What this does is creating the basic highlights while I apply the basecoats. All that's needed after that is a thin wash and some line highlights and the area is done. Way quicker than first blocking in the basecoat, washing it, and then building up shadows and highlights.

And you also bypass that depressing part when you have painted the basecoats on your squad for three days straight, and they still look completely flat and uninteresting. I really hate that part of painting. It's not until I've added some washes that I feel good about the figures/the painting again.

I also added myself to the list of participants of an aporkalypse game in November. So I just had to buy myself a Stompa and some other stuff. More about that later (when the panic sets in :)). I have absolutely no idea of how long it takes to paint a Stompa to an acceptable level. But hopefully I can get it up to tabletop standard pretty quick and then work on it some more after the game.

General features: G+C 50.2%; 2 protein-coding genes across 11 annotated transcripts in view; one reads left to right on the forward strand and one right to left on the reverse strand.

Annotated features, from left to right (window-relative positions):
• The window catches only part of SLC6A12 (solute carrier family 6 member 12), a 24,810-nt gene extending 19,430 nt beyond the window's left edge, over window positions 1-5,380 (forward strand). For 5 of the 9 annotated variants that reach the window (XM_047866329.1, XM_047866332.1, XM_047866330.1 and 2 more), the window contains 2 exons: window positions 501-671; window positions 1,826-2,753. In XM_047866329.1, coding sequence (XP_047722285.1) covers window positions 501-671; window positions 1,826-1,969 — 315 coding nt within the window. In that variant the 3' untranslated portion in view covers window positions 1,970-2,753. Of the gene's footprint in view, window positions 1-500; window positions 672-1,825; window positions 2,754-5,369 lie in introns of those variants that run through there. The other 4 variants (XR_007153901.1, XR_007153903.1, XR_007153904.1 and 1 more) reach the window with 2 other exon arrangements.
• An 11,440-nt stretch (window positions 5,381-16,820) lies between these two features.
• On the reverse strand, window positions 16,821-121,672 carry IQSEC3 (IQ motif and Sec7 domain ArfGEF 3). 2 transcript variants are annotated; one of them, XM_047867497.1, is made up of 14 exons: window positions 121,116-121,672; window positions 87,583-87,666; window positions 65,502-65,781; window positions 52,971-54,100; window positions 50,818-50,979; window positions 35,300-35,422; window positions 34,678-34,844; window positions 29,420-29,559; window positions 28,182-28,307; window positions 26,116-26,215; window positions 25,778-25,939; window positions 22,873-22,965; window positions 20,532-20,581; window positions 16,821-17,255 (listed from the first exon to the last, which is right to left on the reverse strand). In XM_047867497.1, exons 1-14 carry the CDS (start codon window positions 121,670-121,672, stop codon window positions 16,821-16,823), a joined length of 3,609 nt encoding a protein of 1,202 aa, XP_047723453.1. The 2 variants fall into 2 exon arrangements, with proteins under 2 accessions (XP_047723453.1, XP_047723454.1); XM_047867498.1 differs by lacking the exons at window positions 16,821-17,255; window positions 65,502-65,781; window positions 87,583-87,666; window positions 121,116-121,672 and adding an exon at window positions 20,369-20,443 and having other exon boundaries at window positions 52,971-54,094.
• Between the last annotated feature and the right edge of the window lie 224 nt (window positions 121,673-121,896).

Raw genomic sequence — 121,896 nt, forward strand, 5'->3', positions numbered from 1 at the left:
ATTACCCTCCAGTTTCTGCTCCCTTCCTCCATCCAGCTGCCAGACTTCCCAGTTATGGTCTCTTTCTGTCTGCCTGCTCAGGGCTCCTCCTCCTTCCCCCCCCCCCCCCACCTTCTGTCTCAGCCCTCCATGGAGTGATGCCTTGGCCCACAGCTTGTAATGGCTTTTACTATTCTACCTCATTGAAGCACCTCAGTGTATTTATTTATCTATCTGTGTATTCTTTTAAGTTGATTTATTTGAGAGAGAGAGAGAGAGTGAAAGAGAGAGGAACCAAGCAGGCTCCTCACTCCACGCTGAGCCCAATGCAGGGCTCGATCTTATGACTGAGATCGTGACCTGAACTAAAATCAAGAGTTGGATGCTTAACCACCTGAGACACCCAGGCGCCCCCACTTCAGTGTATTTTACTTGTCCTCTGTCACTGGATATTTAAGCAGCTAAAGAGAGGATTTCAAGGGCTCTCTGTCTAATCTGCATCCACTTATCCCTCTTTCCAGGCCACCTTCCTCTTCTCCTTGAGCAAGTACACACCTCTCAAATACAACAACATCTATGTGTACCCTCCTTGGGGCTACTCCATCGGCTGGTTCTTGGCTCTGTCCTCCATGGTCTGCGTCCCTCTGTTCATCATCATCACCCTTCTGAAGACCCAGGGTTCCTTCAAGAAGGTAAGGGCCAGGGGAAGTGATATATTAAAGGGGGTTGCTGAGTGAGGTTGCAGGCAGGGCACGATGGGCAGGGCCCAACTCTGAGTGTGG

Sunday, September 26, 2010

Aha-aha. Ultra-Sonic!

I get all these 80's theme songs in my head whenever there's something that's Laser, Amazing or Ultra. Like today when I bought this ultra sonic cleaner thingie. They were on sale at my local hardware store and I couldn't really pass that one up. Especially since I've been having troubles getting into all the small areas on my neglected airbrush.

It's actually so dirty and neglected it makes me look like Mother Theresa. So if this ultrasonic cleaning thing doesn't work I'll have to get myself a new one. (Oh noes! ;))

Right now I'm trying out a cleaning solution of 20% "Windex" and 80% water. Stuff is coming off in heaps from places I earlier thought was clean-ish. I'll be back with more reporting once it's run for a couple of runs.

I also have to apologize for not posting much lately. Work is prio #1 at the moment. The good thing is that I finally managed to score some bigger projects, which in turn lets me have some spare time during weekends and such. Actually so much that I this weekend were able to sleep and watch the F1 race. (Now wasn't that simply nervebiting?! Forza Ferarri!!!)

So if this keeps up I'll probably have the time to play some 40K next weekend. Or at least paint some more orks... -.-

Sunday, September 19, 2010

The Weekend failure orks, done!

20 green failures! :)